Gifts of Stock and Real Estate:

Gifts of long-term appreciated stock, mutual funds or real estate offer an easy and tax-efficient way to make a lasting contribution to BCPEF, sustaining the mission of BCPEF while avoiding capital gains tax and reducing federal income tax.

In general, when a person sells an appreciated asset, he or she must recognize capital gain on the sale of such property. If, instead, you gift the Securities or Real Estate to BCPEF, you will avoid the capital gain, and also be entitled to take a charitable deduction on your federal income tax return, potentially saving in federal income taxes and in state taxes as well. To ensure you are entitled to receive the most beneficial tax treatment, please contact us or your tax/legal advisors BEFORE you sell your securities.

Gifts of Tangible Personal Property:

As with gifts of stock and real estate, a donor will be entitled to a deduction as a result of a contribution of personal property to BCPEF. The deduction would be based on whether the item donated is related to our mission. If the gift you make is used in furthering our mission, you will receive a charitable deduction for income tax purposes for the full fair-market value of the property donated. But if you decide to give us artwork, jewelry, or other non-mission related property, you receive an income tax charitable deduction equal to your cost basis in the asset (typically the amount you paid for the property).

A Life Income Gift is a highly effective way to contribute assets to BCPEF, while allowing you, the donor, to keep an income for yourself and others for the remainder of your life, their lives or a fixed term of years.

To create a Life Income Gift, make an irrevocable gift of cash, securities or real estate to BCPEF, and in return, receive an income (fixed or variable, depending on the option you choose). After your lifetime and/or the lifetime(s) of other designated beneficiaries, the remaining balance of your gift would be used to support the mission of BCPEF. Your age, assets, and income objectives will help to determine the best type of Life Income Gift.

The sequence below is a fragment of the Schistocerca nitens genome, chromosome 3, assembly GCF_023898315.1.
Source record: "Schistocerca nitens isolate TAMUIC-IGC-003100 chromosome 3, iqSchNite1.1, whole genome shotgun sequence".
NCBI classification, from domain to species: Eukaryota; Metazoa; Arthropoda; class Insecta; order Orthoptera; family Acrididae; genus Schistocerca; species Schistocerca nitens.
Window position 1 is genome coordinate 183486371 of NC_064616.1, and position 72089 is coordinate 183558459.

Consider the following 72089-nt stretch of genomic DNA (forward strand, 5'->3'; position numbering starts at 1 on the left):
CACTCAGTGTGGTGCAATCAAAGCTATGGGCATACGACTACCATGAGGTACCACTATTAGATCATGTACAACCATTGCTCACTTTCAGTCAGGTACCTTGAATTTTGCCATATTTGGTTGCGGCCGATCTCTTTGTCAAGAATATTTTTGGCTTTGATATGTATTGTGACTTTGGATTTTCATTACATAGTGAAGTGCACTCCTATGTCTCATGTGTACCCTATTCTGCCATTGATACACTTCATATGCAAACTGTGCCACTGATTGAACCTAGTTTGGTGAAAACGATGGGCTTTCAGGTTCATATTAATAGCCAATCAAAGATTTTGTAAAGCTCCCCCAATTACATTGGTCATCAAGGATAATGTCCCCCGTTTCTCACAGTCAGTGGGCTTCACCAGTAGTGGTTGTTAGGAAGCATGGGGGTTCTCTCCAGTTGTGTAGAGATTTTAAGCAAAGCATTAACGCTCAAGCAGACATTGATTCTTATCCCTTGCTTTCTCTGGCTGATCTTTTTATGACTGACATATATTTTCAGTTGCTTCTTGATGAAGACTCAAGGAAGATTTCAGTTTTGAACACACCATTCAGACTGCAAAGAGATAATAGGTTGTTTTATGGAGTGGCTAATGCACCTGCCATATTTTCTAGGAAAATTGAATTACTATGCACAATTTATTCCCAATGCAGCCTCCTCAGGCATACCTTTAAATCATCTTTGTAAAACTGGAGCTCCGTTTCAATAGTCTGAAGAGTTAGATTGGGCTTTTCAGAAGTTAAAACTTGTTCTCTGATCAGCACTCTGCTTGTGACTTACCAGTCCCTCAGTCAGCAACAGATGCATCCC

Charitable Remainder Annuity Trust (CRAT):

A CRAT allows you to secure a fixed, steady stream of income and reduce your taxes while helping to support BCPEF. To create a CRAT, place assets into an irrevocable trust and name a trustee (for example, a bank trust department). The trustee invests the assets (which can grow tax-free) and pays a fixed dollar amount to the trust beneficiaries (yourself, your spouse, your children, or whomever you designate) for life or for a set term of years. When the last income beneficiary dies or the trust’s term ends, the trust dissolves, and the remaining assets are distributed to the charitable beneficiary.

This option may be right for you if you are concerned about meeting your current financial needs. The longer the income stream is distributed to you and your family, the less of a taxable deduction you are entitled to. However, the deduction may be taken in the year the assets are transferred to the CRAT, and you need not wait until the assets are actually distributed to the charitable organization.

Charitable Remainder Unitrust (CRUT):

A CRUT works the same way as the CRAT, with this main distinction: the income distributed is not a fixed amount. Instead, with a CRUT, you or your family receive a lifetime or term income that is a percentage (by law, a minimum 5%) of your trust’s assets valued annually.

Income payments increase or decrease with the changing value of the trust. The unitrust provides a potential hedge against inflation as income payments may rise over time. In addition, the unitrust can be structured to defer income and maximize growth (for retirement planning, for example) or to handle specific types of assets. Another benefit to both the CRAT and CRUT is that no capital gain should be recognized by you upon contribution of appreciated property to the trust. Furthermore, you would be able to diversify your holdings within the trust without triggering capital gain.